CCE Urban Legends, Part 1


Perhaps you are familiar with the concept of the urban legend. Urban legends are modern folktales, stories believed by their tellers to be true but that don’t necessarily have any basis in fact. Remember the giant alligators in the New York sewers? How many of us have believed at some point that saying “Bloody Mary” three times facing a mirror will cause her to appear? It doesn’t matter if it’s true; the story just needs to be sensational.

Not surprisingly, urban legends have cropped up around the classical Christian school movement. Never mind that these myths are no more true than the thousands of myths, urban legends, and internet rumors discussed at Snopes.com. They are still out there, and families should be well-informed so that they can fend off these tales.

One urban legend about classical Christian education is that it is harsh and oppressive. When people hear words like Latin, classics, uniforms, and recitations, they immediately think of the film Dead Poets Society with frustrated children being pushed to the breaking point by grinding homework loads and dictatorial teachers.

But does challenging curriculum lead to unhappy children? Just the opposite, in fact. To quote our friends at The Ambrose School, “The excitement of children learning Latin grows as they become able to describe the world in a language that most adults do not understand. The rich and complex texture of classical literature is strangely amplified by youth. Science and the history of Western Civilization come alive for those who hunger to know about their world.” When you visit Regents Academy you find children who are excited about learning. Learning new things can be intimidating to adults, but to children it is exciting.

Classical Christian schools insist on order and respect in the classroom, but this order does not require students to sit quietly with eyes directed downward, never interacting with their teachers. In fact, students at Regents are encouraged to ask questions, offer opinions, make observations, and vocalize answers. Regents students sing, chant, debate, invent, and inquire. Our classrooms are lively places with active students who are learning from a demanding curriculum with joy.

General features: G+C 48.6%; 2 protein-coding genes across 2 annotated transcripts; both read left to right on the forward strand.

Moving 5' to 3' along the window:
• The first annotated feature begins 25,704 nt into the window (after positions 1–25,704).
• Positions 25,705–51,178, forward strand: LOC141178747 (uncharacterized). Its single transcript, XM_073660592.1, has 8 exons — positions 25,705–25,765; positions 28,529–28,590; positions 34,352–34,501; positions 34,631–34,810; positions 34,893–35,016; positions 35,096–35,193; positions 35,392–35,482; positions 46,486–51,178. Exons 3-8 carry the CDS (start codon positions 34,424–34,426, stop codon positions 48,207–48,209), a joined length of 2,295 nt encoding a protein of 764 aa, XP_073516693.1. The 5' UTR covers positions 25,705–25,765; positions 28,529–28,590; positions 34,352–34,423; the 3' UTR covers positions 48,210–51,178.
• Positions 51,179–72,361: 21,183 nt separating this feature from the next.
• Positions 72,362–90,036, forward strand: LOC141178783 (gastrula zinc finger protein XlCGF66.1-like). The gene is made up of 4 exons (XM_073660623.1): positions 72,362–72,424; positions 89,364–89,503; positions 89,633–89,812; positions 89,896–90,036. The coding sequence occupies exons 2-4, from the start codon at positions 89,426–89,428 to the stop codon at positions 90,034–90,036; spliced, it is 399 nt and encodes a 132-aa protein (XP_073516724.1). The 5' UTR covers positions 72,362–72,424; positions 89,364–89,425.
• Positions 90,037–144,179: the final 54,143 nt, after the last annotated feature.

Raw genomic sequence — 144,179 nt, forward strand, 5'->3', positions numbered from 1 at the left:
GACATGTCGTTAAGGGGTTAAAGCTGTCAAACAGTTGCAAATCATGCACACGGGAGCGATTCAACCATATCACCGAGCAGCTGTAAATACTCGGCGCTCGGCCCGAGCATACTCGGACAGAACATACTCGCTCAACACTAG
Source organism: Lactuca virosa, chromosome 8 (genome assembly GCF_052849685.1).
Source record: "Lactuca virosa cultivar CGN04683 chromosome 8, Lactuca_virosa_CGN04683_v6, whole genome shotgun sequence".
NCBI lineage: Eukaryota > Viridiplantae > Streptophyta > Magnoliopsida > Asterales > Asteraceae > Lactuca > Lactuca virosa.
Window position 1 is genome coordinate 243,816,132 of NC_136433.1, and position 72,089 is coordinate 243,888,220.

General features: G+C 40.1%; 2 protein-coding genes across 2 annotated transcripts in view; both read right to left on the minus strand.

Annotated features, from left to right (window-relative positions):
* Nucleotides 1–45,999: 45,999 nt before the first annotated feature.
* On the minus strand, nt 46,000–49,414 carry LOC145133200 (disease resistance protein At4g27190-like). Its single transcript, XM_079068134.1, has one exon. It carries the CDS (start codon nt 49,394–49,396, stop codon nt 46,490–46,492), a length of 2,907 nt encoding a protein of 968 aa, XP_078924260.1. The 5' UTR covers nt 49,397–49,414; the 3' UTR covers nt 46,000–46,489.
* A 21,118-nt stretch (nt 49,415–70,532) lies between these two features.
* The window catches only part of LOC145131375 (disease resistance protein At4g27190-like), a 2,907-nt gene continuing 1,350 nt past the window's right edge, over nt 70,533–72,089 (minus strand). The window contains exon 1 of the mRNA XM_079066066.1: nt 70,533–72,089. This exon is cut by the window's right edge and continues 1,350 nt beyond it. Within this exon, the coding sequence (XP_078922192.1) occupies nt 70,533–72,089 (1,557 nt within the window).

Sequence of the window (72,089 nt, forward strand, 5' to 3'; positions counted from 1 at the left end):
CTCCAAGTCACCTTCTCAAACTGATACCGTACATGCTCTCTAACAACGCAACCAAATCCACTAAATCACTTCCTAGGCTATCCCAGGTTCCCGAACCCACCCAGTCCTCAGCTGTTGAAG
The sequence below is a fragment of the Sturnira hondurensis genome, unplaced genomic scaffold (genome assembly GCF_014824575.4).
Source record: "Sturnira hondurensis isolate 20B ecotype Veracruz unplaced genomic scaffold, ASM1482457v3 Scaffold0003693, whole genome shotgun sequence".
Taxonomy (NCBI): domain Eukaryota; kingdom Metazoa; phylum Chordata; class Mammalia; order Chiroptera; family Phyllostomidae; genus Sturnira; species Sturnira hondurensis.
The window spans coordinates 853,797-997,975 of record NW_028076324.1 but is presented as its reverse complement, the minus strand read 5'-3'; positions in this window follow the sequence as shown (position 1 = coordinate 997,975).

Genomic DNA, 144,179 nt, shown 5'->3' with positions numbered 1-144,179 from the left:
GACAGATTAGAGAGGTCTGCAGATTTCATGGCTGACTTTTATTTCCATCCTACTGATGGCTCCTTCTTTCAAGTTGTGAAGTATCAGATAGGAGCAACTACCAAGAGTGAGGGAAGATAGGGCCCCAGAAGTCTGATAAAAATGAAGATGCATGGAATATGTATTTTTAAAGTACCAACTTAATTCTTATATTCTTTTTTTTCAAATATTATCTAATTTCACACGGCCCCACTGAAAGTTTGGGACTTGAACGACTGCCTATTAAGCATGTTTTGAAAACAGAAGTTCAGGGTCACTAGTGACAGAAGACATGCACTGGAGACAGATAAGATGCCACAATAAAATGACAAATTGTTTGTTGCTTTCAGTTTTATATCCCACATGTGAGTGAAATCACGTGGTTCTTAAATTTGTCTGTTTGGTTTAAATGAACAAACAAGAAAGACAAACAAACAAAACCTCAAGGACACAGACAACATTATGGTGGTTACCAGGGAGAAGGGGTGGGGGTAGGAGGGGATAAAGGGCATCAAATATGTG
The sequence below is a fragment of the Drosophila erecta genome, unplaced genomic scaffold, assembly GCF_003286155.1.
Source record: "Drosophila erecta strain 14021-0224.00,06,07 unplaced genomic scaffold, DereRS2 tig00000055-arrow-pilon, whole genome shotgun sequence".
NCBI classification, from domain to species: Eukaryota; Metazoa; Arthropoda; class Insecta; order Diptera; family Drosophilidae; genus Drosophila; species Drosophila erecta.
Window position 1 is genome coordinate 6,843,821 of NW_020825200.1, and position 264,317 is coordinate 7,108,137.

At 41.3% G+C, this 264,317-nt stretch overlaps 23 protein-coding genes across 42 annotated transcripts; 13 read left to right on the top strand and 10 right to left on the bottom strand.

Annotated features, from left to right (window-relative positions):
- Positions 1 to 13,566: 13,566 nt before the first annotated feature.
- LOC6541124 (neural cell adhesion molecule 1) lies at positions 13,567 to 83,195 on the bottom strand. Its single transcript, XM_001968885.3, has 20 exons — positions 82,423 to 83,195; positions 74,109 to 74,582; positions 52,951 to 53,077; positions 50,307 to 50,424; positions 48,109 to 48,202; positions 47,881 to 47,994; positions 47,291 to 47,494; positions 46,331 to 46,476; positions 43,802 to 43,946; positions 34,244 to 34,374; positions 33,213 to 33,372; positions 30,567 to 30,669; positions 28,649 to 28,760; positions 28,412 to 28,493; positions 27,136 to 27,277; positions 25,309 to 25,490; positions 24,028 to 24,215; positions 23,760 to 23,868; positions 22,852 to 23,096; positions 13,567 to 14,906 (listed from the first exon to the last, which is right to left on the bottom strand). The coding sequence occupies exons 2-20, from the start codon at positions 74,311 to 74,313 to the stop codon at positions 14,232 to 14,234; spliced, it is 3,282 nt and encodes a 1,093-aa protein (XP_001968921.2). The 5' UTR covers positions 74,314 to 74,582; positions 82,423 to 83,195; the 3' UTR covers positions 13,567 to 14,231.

Another urban legend about classical Christian education is that classical education was good for bygone generations, but it is no longer relevant in the modern era. The fact is, however, that a classical school teaches students facts, shows them how to relate those facts coherently using logical tools, and then gives the students the ability to relate their ideas beautifully and persuasively. This is a skill set that is as much in demand today as ever and is as applicable to technology and science as ever. It was people who were trained classically who made the great scientific discoveries that have birthed our technologically marvelous world.

To quote our friends at The Ambrose School once again, “The process of teaching students to think extends far beyond filling their heads with knowledge. Modern education, to varying degrees, has succeeded in teaching facts and some skills. Classical education helps students draw original, creative, and accurate conclusions from facts and then formulate those conclusions into logical and persuasive arguments. . . . Parents who are exposed to classical education recognize that its back to the basics approach contrasts with the distractions of modern education. . . . Classical education teaches children the timeless skills of thinking, reasoning, logic, and expression.” Yes, we teach Homer and Virgil and Dante and Milton, but our subject matter is as current as any curriculum out there. It’s just that we add a depth of Christian reflection and a dimension of time-tested methodology that make our curriculum unique and very effective.

Next time I’ll add a couple of more urban legends that are out there. Until then, please know that if you face a mirror and say “Trivium” three times quickly, Dorothy Sayers will not mystically appear in the mirror. But no shame if you give it a try.

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